Hot Bod is a weekly exploration of fitness culture and its adjacent oddities.
Caro is a bike courier and an essential worker in New York, delivering medicine to clients for a private company. She’s spent eight hours a day on her bike since she moved to New York five years ago, but now things are different on the streets. “There’s less car traffic but way more bike traffic,” she tells me. “That can be frustrating in itself. A lot of people — they don’t know how to ride bikes.” Yes, they are making progress on two wheels down the street, no, they aren’t falling off, but this isn’t what Caro means. “The new people lack bike control. I have to be extra-cautious. People can’t ride a narrow path, let alone not be shaky on the handle bars. They don’t know how to stay balanced. They drift a little left, a little to the right, a little to the left, a little to the right.”
Biking is many things: It’s operating a machine, and it’s moving through space. Knowing how to do one and knowing how to do the other are two skills, and both might be very rusty for the New Cyclists of the Paused Summer. Cycling shops have proclaimed this is the “best bike year in history” for sales. The National Association of City Transport Officials says there’s an “explosion in cycling” (!). In Philadelphia, ridership has doubled; in Utah, its new popularity has been compared to that of toilet paper. The American supply chain has also floundered with its bicycle stock, as many adults bought wheels for the first time since childhood. Rusty bikes that once leaned on apartment walls as monuments to failed intentions have been lubed up, rolled out.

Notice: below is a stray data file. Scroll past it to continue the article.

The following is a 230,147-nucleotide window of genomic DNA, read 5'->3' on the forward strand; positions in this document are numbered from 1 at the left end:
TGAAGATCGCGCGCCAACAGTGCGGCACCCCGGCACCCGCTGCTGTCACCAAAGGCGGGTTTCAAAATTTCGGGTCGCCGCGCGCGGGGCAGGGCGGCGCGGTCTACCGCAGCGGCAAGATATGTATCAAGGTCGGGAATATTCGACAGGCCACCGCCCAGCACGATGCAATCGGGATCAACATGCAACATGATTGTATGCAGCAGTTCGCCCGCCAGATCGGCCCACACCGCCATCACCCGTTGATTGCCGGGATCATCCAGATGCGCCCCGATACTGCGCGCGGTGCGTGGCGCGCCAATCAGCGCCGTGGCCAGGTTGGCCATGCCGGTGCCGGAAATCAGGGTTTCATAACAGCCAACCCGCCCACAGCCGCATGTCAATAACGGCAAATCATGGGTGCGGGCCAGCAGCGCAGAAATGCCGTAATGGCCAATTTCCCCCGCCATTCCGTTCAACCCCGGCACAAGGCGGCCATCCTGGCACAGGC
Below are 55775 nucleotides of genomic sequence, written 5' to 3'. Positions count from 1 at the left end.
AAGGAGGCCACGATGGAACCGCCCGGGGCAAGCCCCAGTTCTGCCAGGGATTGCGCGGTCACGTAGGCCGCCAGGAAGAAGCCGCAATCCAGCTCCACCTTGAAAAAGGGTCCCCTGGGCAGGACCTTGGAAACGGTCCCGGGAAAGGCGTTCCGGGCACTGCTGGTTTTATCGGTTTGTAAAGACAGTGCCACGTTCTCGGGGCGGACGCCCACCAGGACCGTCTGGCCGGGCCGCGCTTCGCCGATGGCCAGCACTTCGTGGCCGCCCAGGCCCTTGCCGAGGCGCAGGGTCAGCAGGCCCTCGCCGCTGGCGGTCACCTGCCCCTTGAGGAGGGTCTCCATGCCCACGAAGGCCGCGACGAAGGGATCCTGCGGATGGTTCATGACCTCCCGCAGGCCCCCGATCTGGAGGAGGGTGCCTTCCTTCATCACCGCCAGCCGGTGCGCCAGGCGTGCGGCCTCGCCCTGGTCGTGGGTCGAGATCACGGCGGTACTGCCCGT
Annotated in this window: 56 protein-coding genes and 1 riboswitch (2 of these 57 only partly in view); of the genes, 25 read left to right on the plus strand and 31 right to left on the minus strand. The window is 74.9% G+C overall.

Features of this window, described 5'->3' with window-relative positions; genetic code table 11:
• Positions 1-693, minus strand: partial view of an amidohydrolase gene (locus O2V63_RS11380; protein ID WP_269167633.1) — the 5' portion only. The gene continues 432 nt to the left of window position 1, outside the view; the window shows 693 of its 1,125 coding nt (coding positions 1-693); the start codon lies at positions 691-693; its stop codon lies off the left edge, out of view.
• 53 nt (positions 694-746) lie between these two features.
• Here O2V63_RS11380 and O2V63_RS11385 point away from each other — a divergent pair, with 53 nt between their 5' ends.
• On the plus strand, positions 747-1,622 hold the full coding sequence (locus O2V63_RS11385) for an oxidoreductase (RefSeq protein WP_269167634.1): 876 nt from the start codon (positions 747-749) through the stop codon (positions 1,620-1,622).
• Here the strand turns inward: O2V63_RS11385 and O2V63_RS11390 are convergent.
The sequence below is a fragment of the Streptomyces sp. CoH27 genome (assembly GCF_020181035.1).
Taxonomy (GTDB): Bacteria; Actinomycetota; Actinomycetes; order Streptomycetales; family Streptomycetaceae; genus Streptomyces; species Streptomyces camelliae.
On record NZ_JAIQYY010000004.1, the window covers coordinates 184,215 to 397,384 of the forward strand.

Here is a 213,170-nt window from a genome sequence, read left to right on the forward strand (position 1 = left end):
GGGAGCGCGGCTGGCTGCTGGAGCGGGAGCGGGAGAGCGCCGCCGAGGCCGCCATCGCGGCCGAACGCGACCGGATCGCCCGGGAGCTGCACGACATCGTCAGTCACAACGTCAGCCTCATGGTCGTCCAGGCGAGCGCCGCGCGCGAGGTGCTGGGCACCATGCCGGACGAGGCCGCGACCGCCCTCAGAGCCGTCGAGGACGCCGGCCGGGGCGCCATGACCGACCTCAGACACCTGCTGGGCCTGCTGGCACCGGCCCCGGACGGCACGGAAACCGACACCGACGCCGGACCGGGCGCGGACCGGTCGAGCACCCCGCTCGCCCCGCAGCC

Of course there’s a signature newcomer wobble. I’ve heard my bike friends call this wobble amateur hour (none but none of these friends is a biking professional). Mostly, amateur hour is a self-imposed assessment. Someone will say it if they’ve taken a stupid fall, but it does contain a shadow of snobbery. People who are very good at biking are incredible creatures. They never really seem to sweat? But are always going just faster than you? They kill me. But no one, no matter how faded the bike seat imprint on their black jeans shorts, was born on a fixed gear.